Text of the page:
Tag Archives: Wayne Booth

Wayne Booth on appealing to the authority of “WE”

CON: Against the use of “WE”

Something is wrong in these confident “we’s,” something worse than a mere stylistic tic. I am shocked at the confidence my younger self sometimes shows in reporting how “we” respond. Who are we, here? “We” flesh-and-blood readers are unpredictable, and no one can speak with high reliability about us.

The book [The Rhetoric of Fiction, 1st ed.] often sounds as if its author did not know about that. Yet every classroom and every staffroom debate had taught me differently, as had my own readings when they proved unstable over time. I had noted — and perhaps should have mentioned — the changes the years had produced in my reading of Anna Karenina. At eighteen I had found the courtship and marriage of the thirty-two-year-old Levin and that lovely teenager, Kitty (just my age!), a rather regrettable matching of January and June. Why should she throw herself away on a fussy old man? When I reread and taught the book at thirty-two, the marriage seemed, in contrast, a rather fortunate break for Kitty: “He’ll help her mature!” (And now, at sixty-one: “What are those two children doing, behaving like that?”) Yet I allowed myself frequently to talk as if “we” — the flesh-and-blood readers — do have or ought to have only one response, “ours.”

from “Afterword to the Second Edition,” In The Rhetoric of Fiction, 2nd Ed., (UChicago Pr, 1983), 420.

PRO: In defense of a different sense of “WE”

The author makes his readers. If he makes them badly – that is, if he simply waits, in all purity, for the occasional reader whose perceptions and norms happen to match his own, then his conception must be lofty indeed if we are to forgive him for his bad craftsmanship. But if he makes them well—that is, makes them see what they have never seen before, moves them into a new order of perception and experience altogether—he finds his reward in the peers he has created.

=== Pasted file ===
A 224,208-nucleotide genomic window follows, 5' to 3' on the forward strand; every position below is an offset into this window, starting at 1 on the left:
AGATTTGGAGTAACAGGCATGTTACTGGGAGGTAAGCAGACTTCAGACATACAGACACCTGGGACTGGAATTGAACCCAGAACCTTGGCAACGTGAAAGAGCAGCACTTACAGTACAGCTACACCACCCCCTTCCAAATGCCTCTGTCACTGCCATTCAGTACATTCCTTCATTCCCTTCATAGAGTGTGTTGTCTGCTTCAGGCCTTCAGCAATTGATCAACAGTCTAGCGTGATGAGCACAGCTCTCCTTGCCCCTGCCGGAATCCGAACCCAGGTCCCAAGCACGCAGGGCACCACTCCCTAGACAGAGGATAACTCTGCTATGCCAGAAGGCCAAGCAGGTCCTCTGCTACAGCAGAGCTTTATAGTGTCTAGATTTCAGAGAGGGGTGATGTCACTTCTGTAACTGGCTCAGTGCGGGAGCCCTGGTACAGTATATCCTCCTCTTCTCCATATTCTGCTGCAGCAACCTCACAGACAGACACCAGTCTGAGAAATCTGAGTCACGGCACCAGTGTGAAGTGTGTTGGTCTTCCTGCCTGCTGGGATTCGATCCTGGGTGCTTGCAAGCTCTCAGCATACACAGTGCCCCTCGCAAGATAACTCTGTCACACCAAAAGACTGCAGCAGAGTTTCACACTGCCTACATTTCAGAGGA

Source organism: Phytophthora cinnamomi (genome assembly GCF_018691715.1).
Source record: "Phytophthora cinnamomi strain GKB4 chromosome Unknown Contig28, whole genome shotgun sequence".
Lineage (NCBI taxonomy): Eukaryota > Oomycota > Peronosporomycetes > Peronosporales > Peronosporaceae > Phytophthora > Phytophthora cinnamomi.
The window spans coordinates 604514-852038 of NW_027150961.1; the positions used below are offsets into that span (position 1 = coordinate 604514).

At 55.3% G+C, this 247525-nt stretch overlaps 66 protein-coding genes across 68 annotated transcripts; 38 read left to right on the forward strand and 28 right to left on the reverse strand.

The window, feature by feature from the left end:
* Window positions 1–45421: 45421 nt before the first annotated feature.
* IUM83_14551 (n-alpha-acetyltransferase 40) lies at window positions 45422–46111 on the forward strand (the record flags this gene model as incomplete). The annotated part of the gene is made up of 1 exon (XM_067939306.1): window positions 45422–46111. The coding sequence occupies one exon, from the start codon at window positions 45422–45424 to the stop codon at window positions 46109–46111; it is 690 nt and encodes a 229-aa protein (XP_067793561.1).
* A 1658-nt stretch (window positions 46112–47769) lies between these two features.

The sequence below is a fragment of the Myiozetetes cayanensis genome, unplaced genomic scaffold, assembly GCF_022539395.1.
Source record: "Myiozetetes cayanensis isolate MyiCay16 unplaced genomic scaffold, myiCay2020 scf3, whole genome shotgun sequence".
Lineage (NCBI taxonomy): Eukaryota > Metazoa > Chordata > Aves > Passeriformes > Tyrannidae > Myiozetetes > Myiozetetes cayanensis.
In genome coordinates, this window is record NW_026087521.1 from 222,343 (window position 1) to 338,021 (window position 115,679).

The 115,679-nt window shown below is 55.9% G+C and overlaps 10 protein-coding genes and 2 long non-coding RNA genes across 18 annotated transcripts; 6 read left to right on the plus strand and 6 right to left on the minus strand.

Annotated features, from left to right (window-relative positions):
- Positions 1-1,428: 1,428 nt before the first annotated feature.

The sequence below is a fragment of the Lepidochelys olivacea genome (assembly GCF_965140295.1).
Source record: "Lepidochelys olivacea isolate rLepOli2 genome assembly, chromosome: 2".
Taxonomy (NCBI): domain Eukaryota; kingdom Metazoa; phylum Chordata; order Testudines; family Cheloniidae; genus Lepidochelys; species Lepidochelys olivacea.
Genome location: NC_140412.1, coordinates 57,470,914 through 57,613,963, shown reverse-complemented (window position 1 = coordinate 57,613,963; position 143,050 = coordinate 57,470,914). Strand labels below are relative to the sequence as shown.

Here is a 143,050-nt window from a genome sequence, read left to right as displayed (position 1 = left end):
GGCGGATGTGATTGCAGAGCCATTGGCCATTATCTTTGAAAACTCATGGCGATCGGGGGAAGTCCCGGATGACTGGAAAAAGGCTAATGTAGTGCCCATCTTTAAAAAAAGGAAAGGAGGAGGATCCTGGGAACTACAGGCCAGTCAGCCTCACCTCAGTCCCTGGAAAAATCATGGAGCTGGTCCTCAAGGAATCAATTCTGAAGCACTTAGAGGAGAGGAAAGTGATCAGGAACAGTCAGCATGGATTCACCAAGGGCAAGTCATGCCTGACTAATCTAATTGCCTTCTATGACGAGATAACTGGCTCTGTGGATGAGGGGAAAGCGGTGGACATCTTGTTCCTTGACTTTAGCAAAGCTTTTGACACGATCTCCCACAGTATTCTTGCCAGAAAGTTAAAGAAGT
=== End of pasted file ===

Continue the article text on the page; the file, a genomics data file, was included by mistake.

from Ibid, 397-8.

On reading the gospels

A. Ludwig Wittgenstein

“Kierkegaard writes: If Christianity were so easy and cosy, why should God in his Scriptures have set Heaven and Earth in motion and threatened eternal punishments? — Question: But in that case why is this Scripture so unclear? If we want to warn someone of a terrible danger, do we go about it by telling him a riddle whose solution will be the warning? — But who is to say that the Scripture really is unclear? Isn’t it possible that it was essential in this case to ‘tell a riddle’? And that, on the other hand, giving a more direct warning would necessarily have had the wrong effect? God has four people recount the life of his incarnate Son, in each case differently and with inconsistencies — but might we not say: It is important that this narrative should not be more than quite averagely historically plausible just so that this should not be taken as the essential, decisive thing? So that the letter should not be believed more strongly than is proper and the spirit may receive its due. I.e. what you are supposed to see cannot be communicated even by the best and most accurate historian; and therefore a mediocre account suffices, is even to be preferred. For that too can tell you what you are supposed to be told. (Roughly in the way a mediocre stage set can be better than a sophisticated one, painted trees better than real ones, — because these might distract attention from what matters.)

“The Spirit puts what is essential, essential for your life into these words. The point is precisely that you are only supposed to see clearly what appears clearly even in this representation.  (I am not sure how far all this is exactly in the spirit of Kierkegaard.)”

from Culture and Value, Ed. G.H. von Wright, Trans. Peter Winch, (University of Chicago Press, 1980), 31e-32e.

B. Wayne Booth

“At a bear minimum, the Gospels demonstrate that some men — in fact, many men indeed — have been able to believe these strange beliefs. Their historical weaknesses — even if taken to the extreme of arguing that no such figure as Jesus ever existed — could not entirely destroy their power as a rhetoric for one view of how man can or should live in the world.”